Productivity SA’s programmes are geared towards supporting the country to achieve a productive high-income economy which is globally competitive, targeted at the priority economic sectors which have a potential for labour absorption. The interventions are structured to contribute to sustainable, inclusive growth and development, as well as growth with rising decent employment creation; wealth and income growth; sustainable enterprises; job preservation or minimising the retrenchment of workers; and promote workplace collaborative relations and dialogue on productivity and competitiveness issues.
We call upon the Department of Employment and Labour to urgently lead (as provided for in section 2.2 of the Employment Services Act) in coordinating the activities of public and private sector partners, whose activities impact on employment growth, to develop a non-ideological, pragmatic, implementable and action-oriented economic recovery and revitalisation plan, premised on unlocking South Africa’s productivity potential to improve its competitiveness and sustainable economic growth, targeting SMMEs as a catalyst for full and productivity employment and consequent decent work for all. These call for leadership, accompanied by radical and bold measures to review policies and institutional arrangements aimed at transforming and restructuring the economy and the labour market, as well as significant investment in productivity enhancing programmes, if we want to improve our prospects for improved competitiveness and future economic growth.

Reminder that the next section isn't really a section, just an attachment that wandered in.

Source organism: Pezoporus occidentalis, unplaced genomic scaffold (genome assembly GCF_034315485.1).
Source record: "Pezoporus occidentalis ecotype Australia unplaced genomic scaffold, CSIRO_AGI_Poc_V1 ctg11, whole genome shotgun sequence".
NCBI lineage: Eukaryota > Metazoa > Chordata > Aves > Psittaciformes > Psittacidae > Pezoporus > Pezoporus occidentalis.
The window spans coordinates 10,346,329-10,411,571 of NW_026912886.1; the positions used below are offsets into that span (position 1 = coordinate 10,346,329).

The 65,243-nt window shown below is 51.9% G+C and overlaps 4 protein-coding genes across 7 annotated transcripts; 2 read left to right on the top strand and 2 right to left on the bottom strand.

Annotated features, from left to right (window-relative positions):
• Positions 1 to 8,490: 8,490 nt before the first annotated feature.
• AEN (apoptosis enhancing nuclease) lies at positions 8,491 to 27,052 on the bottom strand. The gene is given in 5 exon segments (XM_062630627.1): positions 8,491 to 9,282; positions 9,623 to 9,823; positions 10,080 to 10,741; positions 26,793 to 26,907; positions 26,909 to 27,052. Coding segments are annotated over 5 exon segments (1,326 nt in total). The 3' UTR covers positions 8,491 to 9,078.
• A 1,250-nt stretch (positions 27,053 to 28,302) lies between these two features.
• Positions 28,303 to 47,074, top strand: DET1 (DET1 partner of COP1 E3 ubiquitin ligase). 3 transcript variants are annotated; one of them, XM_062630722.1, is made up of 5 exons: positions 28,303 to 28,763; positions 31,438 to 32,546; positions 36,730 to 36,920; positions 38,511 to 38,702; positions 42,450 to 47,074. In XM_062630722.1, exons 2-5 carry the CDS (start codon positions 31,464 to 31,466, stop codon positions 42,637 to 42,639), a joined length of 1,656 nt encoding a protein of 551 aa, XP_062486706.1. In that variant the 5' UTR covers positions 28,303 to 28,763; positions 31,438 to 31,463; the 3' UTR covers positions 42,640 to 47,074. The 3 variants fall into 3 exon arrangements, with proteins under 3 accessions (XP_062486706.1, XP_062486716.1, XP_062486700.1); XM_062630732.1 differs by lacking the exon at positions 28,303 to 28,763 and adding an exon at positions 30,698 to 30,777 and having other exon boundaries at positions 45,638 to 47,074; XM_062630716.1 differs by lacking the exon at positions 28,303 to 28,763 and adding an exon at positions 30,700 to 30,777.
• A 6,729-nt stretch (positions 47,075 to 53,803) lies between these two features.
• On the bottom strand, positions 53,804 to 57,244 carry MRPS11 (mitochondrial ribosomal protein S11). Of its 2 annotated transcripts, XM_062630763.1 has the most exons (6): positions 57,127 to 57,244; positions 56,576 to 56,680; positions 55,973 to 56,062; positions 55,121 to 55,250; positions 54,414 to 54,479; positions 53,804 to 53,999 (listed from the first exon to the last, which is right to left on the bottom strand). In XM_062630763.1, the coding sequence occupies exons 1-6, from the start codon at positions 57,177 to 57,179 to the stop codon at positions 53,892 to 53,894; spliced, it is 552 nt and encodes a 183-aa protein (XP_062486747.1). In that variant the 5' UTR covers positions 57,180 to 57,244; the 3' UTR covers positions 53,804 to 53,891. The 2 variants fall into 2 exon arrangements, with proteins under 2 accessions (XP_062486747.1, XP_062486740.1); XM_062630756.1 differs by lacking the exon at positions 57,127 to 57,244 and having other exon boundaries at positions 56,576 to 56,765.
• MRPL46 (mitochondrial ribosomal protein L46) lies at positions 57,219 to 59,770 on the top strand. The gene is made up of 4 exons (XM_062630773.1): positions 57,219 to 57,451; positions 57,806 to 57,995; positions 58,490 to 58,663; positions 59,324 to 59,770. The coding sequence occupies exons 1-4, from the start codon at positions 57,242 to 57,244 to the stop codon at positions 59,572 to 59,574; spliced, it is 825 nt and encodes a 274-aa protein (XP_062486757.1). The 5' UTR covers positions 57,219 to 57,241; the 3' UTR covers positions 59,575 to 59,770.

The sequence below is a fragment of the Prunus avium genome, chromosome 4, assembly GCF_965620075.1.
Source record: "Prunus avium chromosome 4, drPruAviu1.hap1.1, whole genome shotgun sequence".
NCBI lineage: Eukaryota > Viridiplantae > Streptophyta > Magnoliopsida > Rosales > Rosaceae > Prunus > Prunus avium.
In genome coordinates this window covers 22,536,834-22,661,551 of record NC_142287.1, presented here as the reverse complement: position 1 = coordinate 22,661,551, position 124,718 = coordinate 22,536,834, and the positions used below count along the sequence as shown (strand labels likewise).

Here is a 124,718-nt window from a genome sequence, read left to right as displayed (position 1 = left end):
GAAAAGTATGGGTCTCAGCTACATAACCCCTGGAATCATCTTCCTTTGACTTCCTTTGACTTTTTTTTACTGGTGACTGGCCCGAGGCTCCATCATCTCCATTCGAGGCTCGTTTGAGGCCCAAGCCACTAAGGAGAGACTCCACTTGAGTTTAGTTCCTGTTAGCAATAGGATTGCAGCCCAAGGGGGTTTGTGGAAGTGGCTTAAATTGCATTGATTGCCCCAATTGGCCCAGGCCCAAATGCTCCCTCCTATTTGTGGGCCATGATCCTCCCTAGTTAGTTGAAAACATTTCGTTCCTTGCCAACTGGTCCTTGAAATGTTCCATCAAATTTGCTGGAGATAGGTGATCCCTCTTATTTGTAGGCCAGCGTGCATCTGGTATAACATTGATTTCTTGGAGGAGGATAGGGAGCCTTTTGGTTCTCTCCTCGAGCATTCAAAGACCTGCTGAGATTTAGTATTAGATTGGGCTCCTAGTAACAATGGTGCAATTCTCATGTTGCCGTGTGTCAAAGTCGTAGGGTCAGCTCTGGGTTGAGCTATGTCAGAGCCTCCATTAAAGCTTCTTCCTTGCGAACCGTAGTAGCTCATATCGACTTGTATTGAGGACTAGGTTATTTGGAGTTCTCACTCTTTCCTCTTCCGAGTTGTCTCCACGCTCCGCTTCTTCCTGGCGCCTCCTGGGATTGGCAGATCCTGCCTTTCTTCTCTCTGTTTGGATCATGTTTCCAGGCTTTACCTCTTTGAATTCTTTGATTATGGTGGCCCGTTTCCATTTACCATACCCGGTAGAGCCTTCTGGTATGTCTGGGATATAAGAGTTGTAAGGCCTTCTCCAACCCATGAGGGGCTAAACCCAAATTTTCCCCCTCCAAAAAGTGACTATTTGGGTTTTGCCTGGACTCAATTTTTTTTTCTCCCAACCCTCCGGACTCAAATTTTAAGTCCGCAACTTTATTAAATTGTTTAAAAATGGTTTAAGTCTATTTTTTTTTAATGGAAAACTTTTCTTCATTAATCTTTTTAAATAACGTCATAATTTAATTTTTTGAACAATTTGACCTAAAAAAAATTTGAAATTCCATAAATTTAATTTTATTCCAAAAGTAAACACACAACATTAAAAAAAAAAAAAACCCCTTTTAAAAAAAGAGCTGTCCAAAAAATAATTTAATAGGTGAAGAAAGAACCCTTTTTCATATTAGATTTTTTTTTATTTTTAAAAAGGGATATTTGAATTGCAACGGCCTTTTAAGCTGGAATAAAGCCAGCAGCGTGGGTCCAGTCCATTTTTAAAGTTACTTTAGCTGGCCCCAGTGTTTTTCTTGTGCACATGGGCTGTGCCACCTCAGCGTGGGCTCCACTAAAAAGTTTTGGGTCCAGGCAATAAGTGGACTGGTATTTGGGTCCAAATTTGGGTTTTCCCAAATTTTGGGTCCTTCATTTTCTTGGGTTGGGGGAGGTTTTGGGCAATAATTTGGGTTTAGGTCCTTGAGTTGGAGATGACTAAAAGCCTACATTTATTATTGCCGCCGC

We therefore need to turn our attention and focus to mitigating, with urgency and diligence, the capability to enhance the competitiveness and sustainability of SMMEs to prevent further job losses and create new jobs, targeting the priority economic sectors which are identified in the Sector Master Plans. These should include finding new and innovative ways to: 1) Expand the capability of the current Public Employment Services System and Labour Activation Programmes, including Temporary Employer/Employee Relief Schemes (TERS) to buffer against the loss of jobs by reintegrating or re-absorbing / transitioning the retrenched workers into other economic sectors, 2) initiate new strategies, including the Turnaround strategies to restructure and improve the competitiveness and sustainability of industry sectors and companies facing economic distress to save jobs or minimise the retrenchment of workers, and transitioning of workers between jobs and industries or securing alternative employment for those affected by possible job losses, and 3) to support SMMEs to create new jobs.